Thursday, 15 November 2012
Yesterday, at Perth Academy, one of the pupils wanted to know what to do about writers’ block which she said regularly struck her down. We were close to the end of our session so I was only able to give very limited advice. Here are some more thoughts on the subject.
First, what is writers block? Perhaps it was me who used the term ‘struck down’ as if it is an illness. It certainly feels to me like a blight and for some people it can be seriously disabling. There are also levels of block, ranging from mild prevarication to abject terror of the page, but why is that? What are we afraid of? Disease? Heart attack? No. Our work not being good enough? Being rubbish as a writer and therefore as a person?
There is a big nasty censor in most of us and this inner censor needs to be firmly switched off. Find any ways that suit you, and I’ll give you some clues, but there are enough people ready to tell us we’re rubbish without doing it for ourselves.
A few years ago I took a drawing class at Glasgow University. The tutor, who is still there, was Irene Macneil. I was probably a less than average drawer and hugely bothered with block. She taught me not to think of the final creation, which always seemed so clear and perfect in my head if only I could get it onto the paper, but instead to consider every piece of work as an experiment. It was very liberating. Now, as a writer, the first draft is always an experiment, or perhaps a gathering of ingredients and then once it’s finished I can mould what I have into something which works better, is more beautiful, elegant, precise, clear, whatever. Irene’s advice was like a gift, the gift of the fun that was to be had in the first creation. She taught me how to turn off my censor.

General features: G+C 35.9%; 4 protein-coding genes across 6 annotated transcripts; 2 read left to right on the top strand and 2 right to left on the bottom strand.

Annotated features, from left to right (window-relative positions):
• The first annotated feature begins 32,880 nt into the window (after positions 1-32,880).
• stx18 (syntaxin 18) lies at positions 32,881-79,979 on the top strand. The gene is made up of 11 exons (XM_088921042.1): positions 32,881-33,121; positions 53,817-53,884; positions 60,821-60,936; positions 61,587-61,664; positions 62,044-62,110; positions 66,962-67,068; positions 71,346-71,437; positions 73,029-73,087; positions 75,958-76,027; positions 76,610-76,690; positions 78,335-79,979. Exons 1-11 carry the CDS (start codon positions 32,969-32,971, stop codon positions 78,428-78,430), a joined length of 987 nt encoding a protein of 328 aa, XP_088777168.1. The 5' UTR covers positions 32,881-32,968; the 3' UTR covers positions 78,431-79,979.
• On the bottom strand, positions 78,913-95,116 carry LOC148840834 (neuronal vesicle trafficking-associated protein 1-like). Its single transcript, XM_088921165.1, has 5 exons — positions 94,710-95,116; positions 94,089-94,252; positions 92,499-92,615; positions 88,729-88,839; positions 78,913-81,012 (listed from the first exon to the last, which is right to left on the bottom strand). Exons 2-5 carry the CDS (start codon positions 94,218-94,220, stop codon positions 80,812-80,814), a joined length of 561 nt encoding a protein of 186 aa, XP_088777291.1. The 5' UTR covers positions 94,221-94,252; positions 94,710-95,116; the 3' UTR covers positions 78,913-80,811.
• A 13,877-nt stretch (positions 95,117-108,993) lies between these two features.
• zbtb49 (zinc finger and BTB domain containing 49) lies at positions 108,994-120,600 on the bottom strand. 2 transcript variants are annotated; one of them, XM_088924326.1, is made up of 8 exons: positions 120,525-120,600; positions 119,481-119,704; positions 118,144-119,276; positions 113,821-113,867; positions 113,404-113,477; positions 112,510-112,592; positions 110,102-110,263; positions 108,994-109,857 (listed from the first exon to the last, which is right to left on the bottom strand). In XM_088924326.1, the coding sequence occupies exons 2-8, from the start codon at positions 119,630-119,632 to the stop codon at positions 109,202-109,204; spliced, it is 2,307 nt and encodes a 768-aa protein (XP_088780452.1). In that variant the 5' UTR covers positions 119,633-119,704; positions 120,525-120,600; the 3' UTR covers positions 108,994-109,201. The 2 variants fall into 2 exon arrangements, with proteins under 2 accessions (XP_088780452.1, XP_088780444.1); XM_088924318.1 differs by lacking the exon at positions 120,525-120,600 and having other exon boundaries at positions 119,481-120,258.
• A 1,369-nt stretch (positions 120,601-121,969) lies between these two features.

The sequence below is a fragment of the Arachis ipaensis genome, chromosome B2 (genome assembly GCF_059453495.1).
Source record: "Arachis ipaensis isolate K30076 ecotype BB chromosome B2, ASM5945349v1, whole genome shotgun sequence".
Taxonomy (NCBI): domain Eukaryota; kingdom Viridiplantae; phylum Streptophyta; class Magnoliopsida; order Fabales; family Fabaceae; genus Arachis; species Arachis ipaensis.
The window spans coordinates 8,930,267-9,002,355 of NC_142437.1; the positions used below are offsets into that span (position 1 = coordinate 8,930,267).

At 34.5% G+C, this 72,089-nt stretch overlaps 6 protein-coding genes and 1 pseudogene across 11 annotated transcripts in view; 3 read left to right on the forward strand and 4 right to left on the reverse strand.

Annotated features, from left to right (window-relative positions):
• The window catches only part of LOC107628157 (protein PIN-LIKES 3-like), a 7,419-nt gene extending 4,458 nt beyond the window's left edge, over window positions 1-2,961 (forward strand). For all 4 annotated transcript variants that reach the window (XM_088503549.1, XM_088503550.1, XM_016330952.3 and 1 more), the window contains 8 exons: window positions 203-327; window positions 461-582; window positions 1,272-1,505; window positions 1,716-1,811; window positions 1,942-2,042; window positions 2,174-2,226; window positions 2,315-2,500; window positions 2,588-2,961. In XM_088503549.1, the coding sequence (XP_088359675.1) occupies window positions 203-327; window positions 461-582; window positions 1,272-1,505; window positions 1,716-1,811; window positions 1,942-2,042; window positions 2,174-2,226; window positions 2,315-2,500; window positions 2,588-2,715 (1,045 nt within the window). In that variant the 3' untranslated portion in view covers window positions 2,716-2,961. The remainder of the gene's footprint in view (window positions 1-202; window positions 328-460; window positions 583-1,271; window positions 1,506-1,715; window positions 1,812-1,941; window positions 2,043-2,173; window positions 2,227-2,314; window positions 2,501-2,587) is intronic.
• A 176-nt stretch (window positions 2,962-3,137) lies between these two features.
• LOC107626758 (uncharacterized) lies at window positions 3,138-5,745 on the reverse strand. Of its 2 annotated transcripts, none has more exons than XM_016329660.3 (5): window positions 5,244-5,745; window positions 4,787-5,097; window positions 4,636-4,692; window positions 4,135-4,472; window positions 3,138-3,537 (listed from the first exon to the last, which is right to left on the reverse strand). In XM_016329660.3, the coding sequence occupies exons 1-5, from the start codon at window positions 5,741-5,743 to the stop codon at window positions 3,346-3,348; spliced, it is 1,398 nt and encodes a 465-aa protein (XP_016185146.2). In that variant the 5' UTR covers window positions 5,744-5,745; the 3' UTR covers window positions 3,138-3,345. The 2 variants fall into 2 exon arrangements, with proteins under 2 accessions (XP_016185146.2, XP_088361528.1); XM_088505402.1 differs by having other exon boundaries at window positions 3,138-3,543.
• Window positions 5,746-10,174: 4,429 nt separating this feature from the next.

Another way to lose the censor is to distract it and thereby loosen its grip. When I was a kid learning to play the piano, sometimes I’d get my fingers all tangled up at the keys and be stuck making the same mistake over and over again. My teacher would quietly ask me about sweets or Halloween or something completely different. After two minutes she’d get me playing again and the repeated mistake would vanish.
Fast forward a few years to working for highers and I used to study for an hour, practice piano for twenty minutes, study, practice piano etc and could keep going and be fresh for a whole day. I suppose what I’m saying is something about dissipating that stress that heavy focus on knotty problems can cause, by swapping briefly to a vastly different activity.
This is tricky for the prevaricators amongst us (me especially) because you have to be vigilant about when you’re prevaricating and when you’re using sensible stress dissipaters as avoidance. Much as I dislike Nike for their employment practices, I do love their slogan: Just do it! Sometimes just writing something, anything, is the only way past the barrier. But a writers needs to be careful about forcing themselves too in case the muse takes the huff and goes for a long walk.